Newsletter and Technical Publications
<International Source Book On Environmentally Sound Technologies
for Wastewater and Stormwater Management>
5.11 Case studies (Topic k)
5.11.1 The Colombian: ASAS (Solids-Free Sewerage) System
Design of the system
Criteria, parameters and methodology of the ASAS design were deducted
from the observation, investigation and analysis of many different variables
but mainly centred on three basic concepts: (1) the compliance of the
technical criteria and parameters to social factors and behaviours,
(2) the hydraulic integration of the intercepting tanks with sewers,
and (3) minimum cost and simplicity as final goals.
ASAS Conceptual Premises
Social factors and behaviours.
For the conception and further development of the ASAS system,
the following sociological and anthropological concepts were carefully taken
Urban residential areas and small towns tend to be more homogeneous than
heterogeneous in social-economical stratification and in cultural background
and behaviour. This tendency increases when the social economical level decreases.
Culture is more determining in fixing living habits, including water consumption
and personal and domestic hygiene. If and when the social and economic condition
improves with time, basic habits stay almost unaltered. Urban communities of
slightly different socio-economic levels also have the same basic habits.
In urban communities the economic situation changes very slowly within
one generation (30 years), unless an external phenomenon induces change.
In urban communities of the lower levels, the average numbers of occupiers
per house tends to coincide with the most frequent household. A typical household,
with the average number of occupiers per house can, then, be taken as a unit
that represents the community. The variations in the number of occupiers
in different times of the year, which takes place in many household,
does not alter the average.
The typical house in a given community are similar in type and number of
plumbing fixtures. For low social-economical strata, the typical house is
equipped with a shower and a pour-flush toilet (although some may have a tank
water-closet), a sink and a wash trough or tray. A hand lavatory is rarely added.
For other strata and non-residential users, houses include a higher number
or other types of fixtures.
Conditionants for dimensioning sewers.
The following statements allow for the adoption of the discharge of the unit house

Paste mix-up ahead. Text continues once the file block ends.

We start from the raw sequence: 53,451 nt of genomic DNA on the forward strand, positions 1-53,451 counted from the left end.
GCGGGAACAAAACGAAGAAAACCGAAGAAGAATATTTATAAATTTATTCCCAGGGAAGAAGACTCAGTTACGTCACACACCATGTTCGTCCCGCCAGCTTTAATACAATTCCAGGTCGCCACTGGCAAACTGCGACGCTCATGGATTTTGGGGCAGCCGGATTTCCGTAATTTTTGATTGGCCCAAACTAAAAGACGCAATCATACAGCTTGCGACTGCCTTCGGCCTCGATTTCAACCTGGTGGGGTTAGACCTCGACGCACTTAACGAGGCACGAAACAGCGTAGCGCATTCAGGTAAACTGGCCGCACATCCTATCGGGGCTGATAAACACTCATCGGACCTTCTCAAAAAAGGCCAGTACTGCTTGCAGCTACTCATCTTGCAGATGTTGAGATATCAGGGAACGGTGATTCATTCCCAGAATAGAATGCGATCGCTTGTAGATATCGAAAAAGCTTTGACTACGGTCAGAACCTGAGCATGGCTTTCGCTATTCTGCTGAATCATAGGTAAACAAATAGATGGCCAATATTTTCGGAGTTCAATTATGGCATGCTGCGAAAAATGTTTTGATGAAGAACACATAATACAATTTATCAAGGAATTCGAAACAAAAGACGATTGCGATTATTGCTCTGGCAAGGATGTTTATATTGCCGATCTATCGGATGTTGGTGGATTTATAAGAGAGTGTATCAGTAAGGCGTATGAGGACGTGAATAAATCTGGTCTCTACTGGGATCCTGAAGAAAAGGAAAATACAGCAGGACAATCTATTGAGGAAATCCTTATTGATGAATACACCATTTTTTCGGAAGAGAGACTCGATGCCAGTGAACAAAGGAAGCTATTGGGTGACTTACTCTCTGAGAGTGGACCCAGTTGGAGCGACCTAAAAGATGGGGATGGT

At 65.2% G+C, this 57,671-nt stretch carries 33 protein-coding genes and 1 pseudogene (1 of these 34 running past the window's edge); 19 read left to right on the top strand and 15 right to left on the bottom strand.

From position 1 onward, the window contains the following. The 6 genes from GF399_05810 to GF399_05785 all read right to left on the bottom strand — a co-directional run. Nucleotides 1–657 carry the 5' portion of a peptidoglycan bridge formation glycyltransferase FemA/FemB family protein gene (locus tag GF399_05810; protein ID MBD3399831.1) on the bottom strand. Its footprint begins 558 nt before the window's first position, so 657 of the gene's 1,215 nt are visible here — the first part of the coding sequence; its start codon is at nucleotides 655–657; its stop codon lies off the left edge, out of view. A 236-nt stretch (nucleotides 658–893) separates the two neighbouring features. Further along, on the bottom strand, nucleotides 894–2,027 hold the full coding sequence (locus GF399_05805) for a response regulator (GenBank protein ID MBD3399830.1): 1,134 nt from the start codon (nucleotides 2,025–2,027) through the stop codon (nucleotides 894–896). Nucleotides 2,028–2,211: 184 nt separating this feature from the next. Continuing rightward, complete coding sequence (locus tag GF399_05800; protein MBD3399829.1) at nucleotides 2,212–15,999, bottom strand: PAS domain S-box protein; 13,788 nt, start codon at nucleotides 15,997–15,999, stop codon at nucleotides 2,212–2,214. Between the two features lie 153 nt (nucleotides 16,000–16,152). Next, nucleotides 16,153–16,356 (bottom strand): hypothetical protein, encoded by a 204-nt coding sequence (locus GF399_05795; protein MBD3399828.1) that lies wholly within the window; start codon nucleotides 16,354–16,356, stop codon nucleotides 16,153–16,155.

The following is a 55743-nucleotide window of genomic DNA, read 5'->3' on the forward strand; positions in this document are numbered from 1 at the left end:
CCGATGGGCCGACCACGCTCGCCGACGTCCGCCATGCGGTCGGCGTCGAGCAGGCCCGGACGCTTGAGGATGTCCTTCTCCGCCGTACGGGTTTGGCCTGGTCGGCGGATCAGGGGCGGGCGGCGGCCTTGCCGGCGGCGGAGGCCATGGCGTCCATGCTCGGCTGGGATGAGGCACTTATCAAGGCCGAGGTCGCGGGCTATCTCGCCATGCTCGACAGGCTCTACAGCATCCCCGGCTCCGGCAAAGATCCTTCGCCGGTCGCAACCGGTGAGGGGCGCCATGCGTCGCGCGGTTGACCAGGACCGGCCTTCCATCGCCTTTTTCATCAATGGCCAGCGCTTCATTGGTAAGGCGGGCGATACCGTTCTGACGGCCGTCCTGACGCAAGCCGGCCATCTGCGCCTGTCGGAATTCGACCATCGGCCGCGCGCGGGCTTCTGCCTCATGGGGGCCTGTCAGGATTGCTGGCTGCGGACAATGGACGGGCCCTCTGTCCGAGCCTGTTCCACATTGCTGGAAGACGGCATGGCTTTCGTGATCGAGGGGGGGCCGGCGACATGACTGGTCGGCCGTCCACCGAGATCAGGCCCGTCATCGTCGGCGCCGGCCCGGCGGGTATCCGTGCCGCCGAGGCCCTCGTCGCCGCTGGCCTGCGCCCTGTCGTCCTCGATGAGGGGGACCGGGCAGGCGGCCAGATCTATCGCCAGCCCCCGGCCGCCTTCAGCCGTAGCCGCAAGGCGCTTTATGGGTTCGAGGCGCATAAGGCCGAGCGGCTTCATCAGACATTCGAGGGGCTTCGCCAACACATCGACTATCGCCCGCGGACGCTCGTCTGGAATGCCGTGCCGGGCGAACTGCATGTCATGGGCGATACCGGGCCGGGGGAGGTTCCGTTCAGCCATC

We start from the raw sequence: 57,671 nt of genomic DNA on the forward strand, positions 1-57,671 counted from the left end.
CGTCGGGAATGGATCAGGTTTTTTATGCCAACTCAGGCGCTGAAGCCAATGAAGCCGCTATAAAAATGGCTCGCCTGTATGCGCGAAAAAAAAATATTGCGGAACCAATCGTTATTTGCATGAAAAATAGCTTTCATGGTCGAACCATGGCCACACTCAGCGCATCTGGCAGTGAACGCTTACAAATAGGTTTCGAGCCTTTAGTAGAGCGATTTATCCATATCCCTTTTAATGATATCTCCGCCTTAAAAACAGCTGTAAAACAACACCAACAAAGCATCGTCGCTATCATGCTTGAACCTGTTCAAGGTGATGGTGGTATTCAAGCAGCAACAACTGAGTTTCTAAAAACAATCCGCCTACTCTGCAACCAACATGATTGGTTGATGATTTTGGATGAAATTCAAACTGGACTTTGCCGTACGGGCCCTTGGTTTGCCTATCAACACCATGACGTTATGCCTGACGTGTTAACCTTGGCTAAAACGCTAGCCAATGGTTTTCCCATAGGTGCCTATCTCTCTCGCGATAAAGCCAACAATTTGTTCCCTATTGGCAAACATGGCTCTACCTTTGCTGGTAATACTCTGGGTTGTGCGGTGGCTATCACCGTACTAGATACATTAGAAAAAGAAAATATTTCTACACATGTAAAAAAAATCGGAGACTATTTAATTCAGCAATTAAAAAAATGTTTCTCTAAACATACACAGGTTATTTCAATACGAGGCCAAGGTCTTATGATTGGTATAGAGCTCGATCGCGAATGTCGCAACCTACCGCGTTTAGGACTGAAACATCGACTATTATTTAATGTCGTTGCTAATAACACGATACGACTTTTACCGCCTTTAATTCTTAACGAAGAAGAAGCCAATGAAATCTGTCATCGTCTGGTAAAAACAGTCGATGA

as unit load and to compute the sewers design load on calculus of probability:
Since the average number of occupiers per household in low strata is greater
than the number of fixtures, during peak hours all fixtures are used
and produce the greatest possible discharge rate when a toilet is flushed.
In upper strata, or where the average number of fixtures is greater
than the average number of occupiers, a similar reasoning applies:
the greatest possible discharge is related to the number of fixtures being used
by the total number of occupiers.
Like all natural phenomenon, the probability that several houses producing
their maximum discharge exactly at the same time is ruled by the law of probabilities.
The simultaneity is conditioned by the intermittent in the use of the toilet.
Because of the reduced statistical probability in exceeding the design load,
sewers can be designed flowing full, to obtain small diameters.
As a conclusion, the capacity of the ASAS system is guaranteed for the long range,
more than a generation (30 years).
Conditionants for intercepting tanks.
The intercepting tanks design is based also on social concepts, and cost/efficiency
criteria as follows:
It is more convenient to adopt one size of tank for the unit house, than
to proportion tanks to the number of occupiers in every house because occupiers
vary depending on the time of the year and over the long term.
The unit tank size is adopted for the optimum period for desludging
which is the one with the lowest combined costs of construction and desludging.
(This optimum period was 6 years for the Cartagena, Granada and San Zenon projects
and for other projects).
Since both construction and maintenance costs must be paid by subscribers,
the lowest cost must correspond to monthly rates. The lowest rate corresponds
to the lowest summation of monthly rates to amortize or depreciate
the construction cost, and the monthly allowance to cover the desludging cost.
(These estimates could involve complex financial variables.
The simplest method is to work with arithmetic depreciation of construction costs.
The cost of desludging is divided by the number of months of the corresponding period).
Although the actual occupancy of each house determines the real period
for desludging its tank, the average period is the period of the unit house,
and an average rate can be charged to all subscribers.
Possibilities and restrictions
Notwithstanding the original purpose of the system, and that it is more suitable
for predominantly residential areas, the ASAS system is not exclusively used
for marginal or urban residential areas of the lower social-economical strata.
Based on the ASAS technology and with proper design parameters, the system is
applicable in areas of different social-economical conditions, and is accepting
of commercial, industrial or institutional users.
In these cases the non-residential users loads are proportional
to the typical household. In larger towns, conventional sewers for commercial
and industrial areas can be combined with ASAS for residential areas.
In any case, the ASAS is not recommended for dispersed homes, where low urban
densities do not make it competitive with in situ systems, nor for steep areas
in which access for cleaning intercepting tanks is difficult.